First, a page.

Saturday, December 1, 2007
Dad is healing well; all of his incisions are so perfect in their cleanness. We have yet to see the big incision on his chest, but the ones on his leg and neck are very thin, tight looking and have no redness or swelling. Dad heals well, always has. He’s following orders quite well, drinking water when we give it to him (we need more output, if you know what I mean), performing his breathing exercises when it’s asked of him and walking the halls when the nurses make him. He’s quite good at the walking-the-halls thing, going farther down the hall with each venture. He’s always been a travelin’ man, he’s just a little slower on these trips.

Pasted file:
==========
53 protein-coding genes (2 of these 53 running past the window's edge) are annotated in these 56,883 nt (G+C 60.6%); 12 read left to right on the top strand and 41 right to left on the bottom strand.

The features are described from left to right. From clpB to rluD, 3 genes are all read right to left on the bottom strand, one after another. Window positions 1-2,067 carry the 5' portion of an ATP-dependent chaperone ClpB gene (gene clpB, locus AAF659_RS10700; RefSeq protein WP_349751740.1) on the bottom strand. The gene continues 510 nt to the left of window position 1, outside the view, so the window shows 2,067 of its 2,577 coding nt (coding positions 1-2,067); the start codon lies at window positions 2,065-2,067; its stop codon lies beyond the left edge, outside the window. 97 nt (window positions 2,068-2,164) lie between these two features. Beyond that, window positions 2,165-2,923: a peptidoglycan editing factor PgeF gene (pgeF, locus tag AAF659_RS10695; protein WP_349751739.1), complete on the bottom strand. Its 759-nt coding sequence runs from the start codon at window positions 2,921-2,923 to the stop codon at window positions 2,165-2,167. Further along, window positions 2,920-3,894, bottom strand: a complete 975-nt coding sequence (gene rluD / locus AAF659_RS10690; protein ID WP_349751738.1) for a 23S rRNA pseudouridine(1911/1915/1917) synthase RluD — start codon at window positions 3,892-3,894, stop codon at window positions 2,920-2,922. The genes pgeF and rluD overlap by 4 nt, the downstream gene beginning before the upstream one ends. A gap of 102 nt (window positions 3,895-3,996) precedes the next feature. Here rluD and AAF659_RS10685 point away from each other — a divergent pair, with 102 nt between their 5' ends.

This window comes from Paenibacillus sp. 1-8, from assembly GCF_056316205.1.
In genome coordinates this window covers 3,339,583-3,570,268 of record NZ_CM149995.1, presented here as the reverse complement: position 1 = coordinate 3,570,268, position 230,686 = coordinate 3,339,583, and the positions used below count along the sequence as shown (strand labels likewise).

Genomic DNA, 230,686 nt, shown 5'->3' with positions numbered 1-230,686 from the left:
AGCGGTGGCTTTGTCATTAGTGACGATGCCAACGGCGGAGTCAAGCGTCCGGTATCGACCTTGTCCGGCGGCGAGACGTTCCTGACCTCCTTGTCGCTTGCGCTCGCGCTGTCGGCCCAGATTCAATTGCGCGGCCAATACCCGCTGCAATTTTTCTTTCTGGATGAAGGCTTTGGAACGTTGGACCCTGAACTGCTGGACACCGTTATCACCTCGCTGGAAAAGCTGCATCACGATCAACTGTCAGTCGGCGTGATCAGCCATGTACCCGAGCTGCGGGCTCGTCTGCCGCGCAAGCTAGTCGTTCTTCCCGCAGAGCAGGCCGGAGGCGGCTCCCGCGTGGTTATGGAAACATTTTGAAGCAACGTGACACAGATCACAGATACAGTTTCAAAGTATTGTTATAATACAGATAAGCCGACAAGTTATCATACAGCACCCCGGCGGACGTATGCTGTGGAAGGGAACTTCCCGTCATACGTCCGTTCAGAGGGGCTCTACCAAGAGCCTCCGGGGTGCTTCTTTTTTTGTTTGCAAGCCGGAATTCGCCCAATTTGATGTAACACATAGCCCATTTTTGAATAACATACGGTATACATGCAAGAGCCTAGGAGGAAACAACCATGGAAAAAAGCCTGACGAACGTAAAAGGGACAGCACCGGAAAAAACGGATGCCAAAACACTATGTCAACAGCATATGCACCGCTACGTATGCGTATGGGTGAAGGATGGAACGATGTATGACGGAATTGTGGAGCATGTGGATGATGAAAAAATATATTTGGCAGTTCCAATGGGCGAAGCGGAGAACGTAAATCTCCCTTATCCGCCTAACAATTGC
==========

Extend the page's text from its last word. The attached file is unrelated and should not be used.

So, I’m thankful for good pain medication and for people who respond well to it. Dad happens to be one of those people who responds within five minutes of receiving meds. Sometimes he waits a little longer to ask for it though. I can tell when he needs it by the way he breathes-short, shallow and sometimes, not at all. One of the major functions of the pain meds is for him to relax and breathe deeply. I believe the other function of the pain medication is to prevent him from remembering that he had a full body shave before the surgery. Shaving is quite necessary in this instance, as well as the pain medication, for if you are a man and have ever shaved your body for aerodynamics (biking and swimming—you men who have done this know who you are, and so do I) and then allowed the hair to grow back, it is not a pleasant experience. Your entire body feels like what I would imagine the antlers of a male elk in the spring would feel like, itchy (I don’t know this for sure, as I’ve never asked a male elk what his antlers feel like in the spring). But, the aerodynamic quality of the whole shaving thing is pretty cool. As a matter of fact, I think this little detail may put Dad at an advantage over some of the other patients on the eighth floor. I’m envisioning hallway races and bookies taking bets…I’ll place my money on the Irishman.